Walker's "jobs skills gap" rhetoric needs welding at the seams | WisCommunity

Walker's "jobs skills gap" rhetoric needs welding at the seams

After his first state budget included Filet of Technical College, Gov. Scott Walker took note of the state's badly lagging job-creation performance under his own watch and declared that Wisconsin needs to better match skills with unemployed workers. Especially unemployed workers on public assistance. So in his second budget Walker proposes to add back a tiny sliver of the millions he's already swiped from technical schools that do a lot of job training. His compass in this move is Tim Sullivan, former CEO of Milwaukee-based Bucyrus International.

Sullivan, a Walker ally who himself toyed with the idea of political office, has gone on record loudly proclaiming a jobs/skills mismatch in the state. He said  Bucyrus, which he left after it was purchased by Illinois-based Caterpillar Inc., set up a plant in Kilgore, Texas, in 2009 because the firm was struggling to find welders to fill open jobs in Wisconsin. Sullivan added he couldn’t get the training programs he needed from Milwaukee Area Technical College.

Sullivan was contradicted by MATC instructor Larry Gross, who wrote that he worked with Bucyrus to create a custom curriculum to help students pass the Bucyrus welding test. In a guest Milwaukee newspaper column, Gross also noted that the city of Kilgore offered $540,000 in incentives to Bucyrus for building its Texas plant.

About a year later, Walker recruited Sullivan to come up with workforce training ideas for his new administration. Sullivan produced a report that seems to have been instrumental in Walker's most recent pronouncements on how to solve the "problem."

Only, as MATC's Gross first suggested and as it has since become more evident, the Walker/Sullivan ideas on supposed job skills mismatch in our state appear quite skewed if not wholly wrong. So says a new study by Marc Levine, a University of Wisconsin -- Milwaukee professor who focuses on economic development issues. Levine's report, issued last month, fundamentally shoots down the Walker/Sullivan position.  Along with other examples and thorough statistical data, Levine focuses on Sullivan's claim of a supposed welder shortage and writes: "There are more than three times as many welders as there are projected annual job openings for welders in Wisconsin; and when jobless welders from other urban centers in the Midwest are taken account, the gap is closer to 10-1."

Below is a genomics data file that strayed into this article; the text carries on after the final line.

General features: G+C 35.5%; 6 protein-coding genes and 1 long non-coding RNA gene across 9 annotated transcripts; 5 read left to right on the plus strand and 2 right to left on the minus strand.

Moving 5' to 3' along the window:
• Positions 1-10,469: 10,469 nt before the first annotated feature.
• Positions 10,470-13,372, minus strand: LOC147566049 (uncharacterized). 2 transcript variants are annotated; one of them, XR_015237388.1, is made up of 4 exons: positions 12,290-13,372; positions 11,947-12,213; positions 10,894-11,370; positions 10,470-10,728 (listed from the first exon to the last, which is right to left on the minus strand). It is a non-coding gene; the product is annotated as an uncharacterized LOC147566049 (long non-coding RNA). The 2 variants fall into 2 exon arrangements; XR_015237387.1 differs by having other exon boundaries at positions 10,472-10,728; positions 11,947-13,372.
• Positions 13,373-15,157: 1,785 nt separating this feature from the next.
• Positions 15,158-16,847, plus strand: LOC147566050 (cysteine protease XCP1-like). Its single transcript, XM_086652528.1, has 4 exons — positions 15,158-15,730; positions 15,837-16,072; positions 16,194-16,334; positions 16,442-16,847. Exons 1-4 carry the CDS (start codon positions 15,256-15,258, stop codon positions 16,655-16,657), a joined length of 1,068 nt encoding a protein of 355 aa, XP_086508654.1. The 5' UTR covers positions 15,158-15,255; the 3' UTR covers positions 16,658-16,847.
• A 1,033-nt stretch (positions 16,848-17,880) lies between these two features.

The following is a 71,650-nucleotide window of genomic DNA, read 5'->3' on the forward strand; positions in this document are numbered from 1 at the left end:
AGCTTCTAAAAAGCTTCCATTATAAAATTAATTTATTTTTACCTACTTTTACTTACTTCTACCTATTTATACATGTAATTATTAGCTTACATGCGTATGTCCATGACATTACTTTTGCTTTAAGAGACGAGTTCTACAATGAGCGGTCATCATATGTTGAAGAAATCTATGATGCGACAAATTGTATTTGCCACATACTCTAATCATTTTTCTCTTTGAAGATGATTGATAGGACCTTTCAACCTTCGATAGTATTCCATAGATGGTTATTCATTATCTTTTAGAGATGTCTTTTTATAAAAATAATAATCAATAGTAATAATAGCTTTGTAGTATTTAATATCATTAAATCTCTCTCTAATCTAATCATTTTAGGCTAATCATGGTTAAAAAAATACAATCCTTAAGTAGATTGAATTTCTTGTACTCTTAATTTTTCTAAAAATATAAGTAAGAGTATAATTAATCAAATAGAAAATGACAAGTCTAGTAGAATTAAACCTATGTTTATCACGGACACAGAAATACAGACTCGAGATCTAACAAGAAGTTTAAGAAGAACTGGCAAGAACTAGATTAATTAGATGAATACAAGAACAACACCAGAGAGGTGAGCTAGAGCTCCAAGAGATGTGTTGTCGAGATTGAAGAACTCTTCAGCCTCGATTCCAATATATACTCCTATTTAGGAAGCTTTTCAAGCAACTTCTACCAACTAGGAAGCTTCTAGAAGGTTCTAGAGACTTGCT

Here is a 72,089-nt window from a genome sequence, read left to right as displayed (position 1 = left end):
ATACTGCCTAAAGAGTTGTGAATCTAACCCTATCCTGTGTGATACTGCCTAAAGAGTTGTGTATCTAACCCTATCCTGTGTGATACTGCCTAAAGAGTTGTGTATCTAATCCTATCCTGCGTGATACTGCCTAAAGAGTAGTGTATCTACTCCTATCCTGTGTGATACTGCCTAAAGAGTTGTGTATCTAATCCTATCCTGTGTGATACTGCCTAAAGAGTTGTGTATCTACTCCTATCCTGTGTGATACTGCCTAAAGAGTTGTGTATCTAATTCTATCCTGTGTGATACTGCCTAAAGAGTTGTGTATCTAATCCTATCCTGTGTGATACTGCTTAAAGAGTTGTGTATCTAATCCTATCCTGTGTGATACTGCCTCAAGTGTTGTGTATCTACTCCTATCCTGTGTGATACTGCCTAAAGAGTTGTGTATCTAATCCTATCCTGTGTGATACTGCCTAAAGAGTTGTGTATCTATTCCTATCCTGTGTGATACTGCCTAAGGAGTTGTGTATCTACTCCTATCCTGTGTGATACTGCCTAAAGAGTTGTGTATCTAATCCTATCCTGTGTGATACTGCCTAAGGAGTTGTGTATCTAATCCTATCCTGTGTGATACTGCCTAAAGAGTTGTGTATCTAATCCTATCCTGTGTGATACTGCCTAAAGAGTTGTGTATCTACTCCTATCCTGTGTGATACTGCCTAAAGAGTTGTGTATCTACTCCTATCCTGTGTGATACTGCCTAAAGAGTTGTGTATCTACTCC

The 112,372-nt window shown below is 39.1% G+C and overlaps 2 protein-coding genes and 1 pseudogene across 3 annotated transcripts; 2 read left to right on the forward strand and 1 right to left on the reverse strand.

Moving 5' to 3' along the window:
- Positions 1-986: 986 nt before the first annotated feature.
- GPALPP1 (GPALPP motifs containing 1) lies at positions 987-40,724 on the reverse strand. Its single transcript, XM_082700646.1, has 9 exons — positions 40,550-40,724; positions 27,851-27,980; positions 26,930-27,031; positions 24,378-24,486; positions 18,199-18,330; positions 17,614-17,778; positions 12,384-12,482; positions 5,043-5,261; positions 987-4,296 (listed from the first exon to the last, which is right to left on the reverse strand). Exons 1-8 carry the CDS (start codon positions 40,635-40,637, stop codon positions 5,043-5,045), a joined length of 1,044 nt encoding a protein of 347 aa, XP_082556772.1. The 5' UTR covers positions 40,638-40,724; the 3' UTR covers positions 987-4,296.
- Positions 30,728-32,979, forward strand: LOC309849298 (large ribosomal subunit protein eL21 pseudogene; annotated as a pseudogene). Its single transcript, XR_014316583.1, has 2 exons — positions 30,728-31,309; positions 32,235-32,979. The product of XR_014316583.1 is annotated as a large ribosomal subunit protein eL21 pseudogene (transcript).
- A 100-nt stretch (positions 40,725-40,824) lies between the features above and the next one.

Short course: The claimed skills gap may actually be a pay mismatch. Many unemployed or underemployed welders are available in the Wisconsin labor market, but they're being offered substandard wages relative to their experience, training and what the market generally pays. Levine flatly states that the jobs skills mismatch idea is wrong.

Levine's full report is available at the URL in the links section below. But if you're pressed for time, you can listen onilne to a solid summary interview with Levine recently broadcast on WUWM-FM, a Milwaukee public radio station. For that stream and a summary article, go here:


Levine's arguments make sense. After all, as journalist Bruce Murphy notes in an excellent new blog post on the issue (see URL link below), it's hard to understand how there can be a skills gap and a shortage of qualified workers when the state has a large pool of skilled workers looking for jobs. Murphy's thorough reporting adds value to Levine's report, which he also ably summarizes. Excerpt:

Levine notes that real wages for welders have actually declined in Wisconsin since 2000, and in Milwaukee by 9 percent, which suggests there is an oversupply of welders, unless the laws of supply and demand have somehow been abolished. He contrasts that to states like North Dakota, Wyoming and Alaska, “where a chronic shortage of welders, driven by the boom in the energy industry… has lead to a surge in employment and real wage growth for welders” ... .

... Regarding Sullivan’s contention that a lack of “qualified, factory-grade” welders in Milwaukee led him to move the work to Texas, Levine notes that “the percentage of welders in Texas without a high school diploma is triple the Wisconsin rate” and “the percentage of welders without a high school diploma in Kilgore, Texas, the site of the new Bucyrus plant, is almost double the percentage of welders without a high school degree in Milwaukee County.”

Levine notes the package of incentives offered by Kilgore and the fact that average wages for welders in Kilgore, Texas are far lower than for welders in Milwaukee County. This suggests the jobs were moved because the company saved money.

There is much more from Murphy and I recommend his post to anyone concerned about job creation and retention in Wisconsin. Again, see the link below.

The bottom line is that lawmakers like Walker need to stop raiding funds from work training programs and then tinkering with them as if they were mysteriously broken. The state also needs to think long and hard before handing out government cash assistance to businesses that claim they'll use the funds to train their own workforce. Meanwhile, those businesses in some cases need to start offering work at market-competitive wages to the in-place, skilled workforce that's just waiting for a dignified offer.

But above all that, fixing Wisconsin's pay mismatch increasingly appears to require that voters will first have to fix the political/corporate brains mismatch.


March 13, 2013 - 9:51am